A survey report published by the International Finance Corporation (IFC), the private sector arm of the World Bank, in late September warned that over 50 percent of Nepal’s micro, small and medium enterprises (MSMEs) face the risk of permanent closure within a month under the current conditions with over 80 percent of businesses suffering from a slump in sales. In the report titled “Covid-19 Nepal Business Pulse Survey,” IFC said that the businesses have resorted to measures such as granting leave without pay and reducing work hours and wages of their employees to offset the losses incurred in their business. “The Covid-19 pandemic has dealt a major blow to Nepal’s economy, with enterprises of all sizes bearing the brunt with little to no revenue. 83 percent of the firms reported a decline in sales compared to the same time last year,” reads the report.

According to IFC, MSMEs contribute 22 percent to Nepal's GDP employing about 1.75 million people. The exact number of SMEs is difficult to know as only 300,000 are registered with the government authorities. An estimate of the Federation of Nepalese Chambers of Commerce and Industry (FNCCI) puts the total number of SMEs at three million.

Lackluster Government Response
Governments in developed countries and emerging nations have injected enormous amounts of liquidity to help the pandemic-stricken SMEs avail cheap credit or even free money to run their business. However, this may not be possible for a country like Nepal where resources are limited. However, experts and entrepreneurs suggest that this does not prevent the government from being proactive. “The government support at this stage is moot. Nothing of substance has come forth and when it is announced it is either too little or very complicated to avail through the banking channel," says Pandey, adding, “If the government was serious then working capital to the businesses should be available, and not only to the existing borrowers.” According to him, thousands of SMEs never took out a loan in order to operate and they are out of the banking radar. “This missing middle is enormously impacted by the pandemic. The government should address their needs,” suggests Pandey.

FNCSI Officiating President Singh also stresses on the need to save the MSMEs. “At present governments of all levels are prioritising their budget on health spending to fight Covid-19. Thus, the situation of the micro, cottage and small industries (MCSI) sector in Nepal is very critical and the government has not been able to launch recovery programmes to overcome rising unemployment and economic slump,” he says.

Pandey suggests that the government in the current situation can support the sector by deferring tax collection for, at least, those who have in the past shown their commitment to paying taxes. “Likewise, the government can provide an alternative to farmers by buying their produce, prevent cheaper imports from abroad that displace our local produce,” he adds.

The government in the current fiscal year's budget announced a refinancing fund of Rs 50 billion to help SMEs of different sectors hardest hit by the pandemic. Similarly, the central bank in the Monetary Policy announced to provide the much-needed cash lifeline to small businesses with loan repayment deferrals. However, businesspersons say that only a few have benefitted from the schemes. It is basically due to the lack of information among business owners about the financing processes, they say.  

“Very few businesses in the retail sector have benefited from the refinancing scheme. Looking at how banks are working currently, it seems that banks are only trying to collect interest through the refinancing scheme,” opines Dahal.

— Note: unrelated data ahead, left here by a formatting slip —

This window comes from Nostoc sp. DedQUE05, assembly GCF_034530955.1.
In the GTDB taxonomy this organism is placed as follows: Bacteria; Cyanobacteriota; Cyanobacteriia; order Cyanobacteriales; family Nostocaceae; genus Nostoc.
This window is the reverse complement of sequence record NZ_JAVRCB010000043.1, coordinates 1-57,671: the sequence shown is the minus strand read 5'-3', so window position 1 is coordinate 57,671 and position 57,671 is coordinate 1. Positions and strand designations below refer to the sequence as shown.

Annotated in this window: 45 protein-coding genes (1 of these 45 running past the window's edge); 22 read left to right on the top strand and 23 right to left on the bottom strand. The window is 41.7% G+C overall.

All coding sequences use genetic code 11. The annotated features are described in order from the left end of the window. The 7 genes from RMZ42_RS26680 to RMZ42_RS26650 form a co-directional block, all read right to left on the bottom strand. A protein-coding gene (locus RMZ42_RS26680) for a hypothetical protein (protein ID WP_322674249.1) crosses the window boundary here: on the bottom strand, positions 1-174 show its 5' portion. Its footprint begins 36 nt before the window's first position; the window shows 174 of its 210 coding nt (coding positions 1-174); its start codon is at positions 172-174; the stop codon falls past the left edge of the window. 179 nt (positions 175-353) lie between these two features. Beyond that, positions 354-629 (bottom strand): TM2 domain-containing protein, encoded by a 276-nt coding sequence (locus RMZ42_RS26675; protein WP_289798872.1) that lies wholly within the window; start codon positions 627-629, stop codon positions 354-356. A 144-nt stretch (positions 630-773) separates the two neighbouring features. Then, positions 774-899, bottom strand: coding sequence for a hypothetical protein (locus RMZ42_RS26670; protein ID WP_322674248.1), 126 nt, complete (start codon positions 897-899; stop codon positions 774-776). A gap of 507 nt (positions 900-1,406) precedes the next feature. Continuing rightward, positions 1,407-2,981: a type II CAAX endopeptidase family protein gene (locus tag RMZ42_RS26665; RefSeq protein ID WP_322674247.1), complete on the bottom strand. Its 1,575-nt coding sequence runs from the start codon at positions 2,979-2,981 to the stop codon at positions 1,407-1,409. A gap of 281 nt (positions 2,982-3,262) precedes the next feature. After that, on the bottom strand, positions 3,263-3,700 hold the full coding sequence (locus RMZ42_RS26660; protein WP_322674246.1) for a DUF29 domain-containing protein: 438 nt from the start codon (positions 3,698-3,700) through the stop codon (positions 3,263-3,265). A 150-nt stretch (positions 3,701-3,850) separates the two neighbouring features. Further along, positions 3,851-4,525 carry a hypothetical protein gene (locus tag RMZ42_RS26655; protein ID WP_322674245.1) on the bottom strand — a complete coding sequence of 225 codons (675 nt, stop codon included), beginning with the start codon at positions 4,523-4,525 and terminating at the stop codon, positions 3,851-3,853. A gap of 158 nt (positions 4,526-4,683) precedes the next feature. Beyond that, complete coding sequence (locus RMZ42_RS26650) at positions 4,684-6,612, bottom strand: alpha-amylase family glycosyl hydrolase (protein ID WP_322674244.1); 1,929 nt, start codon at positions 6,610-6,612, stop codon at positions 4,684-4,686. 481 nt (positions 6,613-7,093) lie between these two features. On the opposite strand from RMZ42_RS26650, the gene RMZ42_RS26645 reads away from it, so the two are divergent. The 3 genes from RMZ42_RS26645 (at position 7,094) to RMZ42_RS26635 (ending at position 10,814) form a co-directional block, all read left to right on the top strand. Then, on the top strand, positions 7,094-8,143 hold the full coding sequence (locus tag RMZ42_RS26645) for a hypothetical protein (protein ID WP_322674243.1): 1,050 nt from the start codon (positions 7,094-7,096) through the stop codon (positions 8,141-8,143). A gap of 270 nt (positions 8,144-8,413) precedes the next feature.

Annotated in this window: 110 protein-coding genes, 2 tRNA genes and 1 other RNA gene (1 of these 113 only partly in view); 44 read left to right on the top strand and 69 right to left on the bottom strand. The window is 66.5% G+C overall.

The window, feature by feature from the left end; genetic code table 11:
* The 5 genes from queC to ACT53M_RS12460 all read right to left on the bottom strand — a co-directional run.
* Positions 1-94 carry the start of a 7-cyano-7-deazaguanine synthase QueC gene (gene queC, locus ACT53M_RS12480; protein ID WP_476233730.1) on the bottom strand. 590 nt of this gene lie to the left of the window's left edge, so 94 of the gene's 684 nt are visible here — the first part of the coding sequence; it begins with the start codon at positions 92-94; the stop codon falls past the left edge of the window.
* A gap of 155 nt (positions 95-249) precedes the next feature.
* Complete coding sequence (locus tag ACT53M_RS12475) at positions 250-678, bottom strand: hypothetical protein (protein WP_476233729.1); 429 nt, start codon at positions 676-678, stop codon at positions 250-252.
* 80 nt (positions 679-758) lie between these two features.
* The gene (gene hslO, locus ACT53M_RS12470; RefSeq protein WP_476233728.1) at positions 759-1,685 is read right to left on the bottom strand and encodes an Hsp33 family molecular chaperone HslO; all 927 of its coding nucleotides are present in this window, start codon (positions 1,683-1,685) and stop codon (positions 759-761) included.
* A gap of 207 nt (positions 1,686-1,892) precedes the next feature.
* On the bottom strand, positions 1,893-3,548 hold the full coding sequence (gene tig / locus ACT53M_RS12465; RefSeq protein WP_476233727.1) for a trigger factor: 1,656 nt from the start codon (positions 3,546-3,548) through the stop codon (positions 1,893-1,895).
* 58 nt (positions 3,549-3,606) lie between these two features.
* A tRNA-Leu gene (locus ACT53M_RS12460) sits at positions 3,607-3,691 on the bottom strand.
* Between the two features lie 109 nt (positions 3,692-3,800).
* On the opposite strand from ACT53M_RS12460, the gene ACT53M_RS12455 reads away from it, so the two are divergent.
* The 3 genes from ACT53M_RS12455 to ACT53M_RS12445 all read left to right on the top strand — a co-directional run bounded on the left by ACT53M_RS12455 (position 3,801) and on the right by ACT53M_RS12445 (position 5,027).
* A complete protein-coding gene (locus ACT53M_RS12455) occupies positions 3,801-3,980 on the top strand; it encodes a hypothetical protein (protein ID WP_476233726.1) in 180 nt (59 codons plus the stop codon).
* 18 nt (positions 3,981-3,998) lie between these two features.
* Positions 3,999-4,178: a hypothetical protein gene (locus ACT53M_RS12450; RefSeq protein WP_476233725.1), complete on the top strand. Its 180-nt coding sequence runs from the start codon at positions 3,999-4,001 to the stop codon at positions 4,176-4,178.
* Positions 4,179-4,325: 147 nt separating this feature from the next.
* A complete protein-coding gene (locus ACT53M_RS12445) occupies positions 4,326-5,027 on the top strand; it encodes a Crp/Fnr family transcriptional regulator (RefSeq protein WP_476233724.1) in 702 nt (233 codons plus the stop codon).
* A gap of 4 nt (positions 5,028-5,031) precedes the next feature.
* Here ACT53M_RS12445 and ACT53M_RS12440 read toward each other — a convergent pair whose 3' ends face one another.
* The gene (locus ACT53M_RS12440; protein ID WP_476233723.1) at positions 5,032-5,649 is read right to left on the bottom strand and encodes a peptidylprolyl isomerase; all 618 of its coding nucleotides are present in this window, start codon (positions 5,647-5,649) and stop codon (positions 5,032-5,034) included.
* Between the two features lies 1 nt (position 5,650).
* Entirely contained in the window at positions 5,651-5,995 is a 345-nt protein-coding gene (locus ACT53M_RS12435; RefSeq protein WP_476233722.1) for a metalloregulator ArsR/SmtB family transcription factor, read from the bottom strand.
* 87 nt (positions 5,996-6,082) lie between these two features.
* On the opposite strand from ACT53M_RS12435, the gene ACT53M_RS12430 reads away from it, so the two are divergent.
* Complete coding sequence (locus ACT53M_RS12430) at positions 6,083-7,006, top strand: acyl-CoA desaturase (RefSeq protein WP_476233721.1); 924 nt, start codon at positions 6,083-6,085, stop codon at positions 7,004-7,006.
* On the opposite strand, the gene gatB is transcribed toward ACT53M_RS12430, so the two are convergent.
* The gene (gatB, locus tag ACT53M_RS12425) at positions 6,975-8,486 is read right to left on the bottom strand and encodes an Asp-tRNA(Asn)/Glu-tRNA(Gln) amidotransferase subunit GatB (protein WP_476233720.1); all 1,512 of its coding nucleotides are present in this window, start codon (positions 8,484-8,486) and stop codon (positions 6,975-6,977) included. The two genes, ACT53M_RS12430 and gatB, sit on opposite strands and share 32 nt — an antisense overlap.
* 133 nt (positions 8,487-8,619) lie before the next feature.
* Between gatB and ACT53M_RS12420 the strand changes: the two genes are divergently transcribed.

While officials at the finance ministry and the central bank say that the measures announced in the budget and monetary policy have strongly supported businesses to face the current challenges, stakeholders refute the claims of the government officials. “Relief measures have been announced for the cottage industry and SME refinancing for businesses of certain sectors including tourism and agriculture. But whether these businesses are actually benefitting from the refinancing remains a big question,” opines Singh, adding, “Some entrepreneurs have benefitted from the measures, but many haven’t also because of the lack of information about the financing procedures.”

The current issues surrounding SMEs have become so serious that even big business bodies have started to ask for the government’s due attention to resolve the problems. A delegation of the Federation of Nepalese Chambers of Commerce and Industry (FNCCI) which recently met the finance minister Bishnu Paudel to talk about the economic recovery efforts warned that 50 percent of SMEs in the country could be permanently closed in the next few months if the businesses do not get an immediate financial lifeline to continue their operation.

The Necessity to go Digital
The Covid-19 crisis has also highlighted the need for SMEs to change the ways of doing business. The use of web-based platforms such as social media and e-commerce sites has become essential for businesses to survive and this trend will only grow in the post-Covid world. In Nepal too, businesses have attempted to go digital. IFC in the Covid-19 Nepal Business Pulse Survey said that a fifth of businesses in Nepal surveyed have started to use or have been using the internet, social media, specialised apps or digital platforms for business purposes. But the SMEs are yet to benefit from the opportunities offered by digital platforms. “Businesses need to think out of the box to survive,” opines Pandey. He says that the crisis has presented both opportunities and challenges to SMEs. According to him, many have diversified from their traditional business practices and have embraced e-commerce as a medium to reach their customer base. “Others have downsized and managed their expenses and are waiting for this pandemic to blow away. The ones who can adapt and be innovative will survive and thrive in the future,” says Pandey, adding, “An example of diversification during the pandemic is that restaurants have resorted to home delivery of not only their menu items, but also of frozen food stuffs. The e-commerce business has taken off during the pandemic.”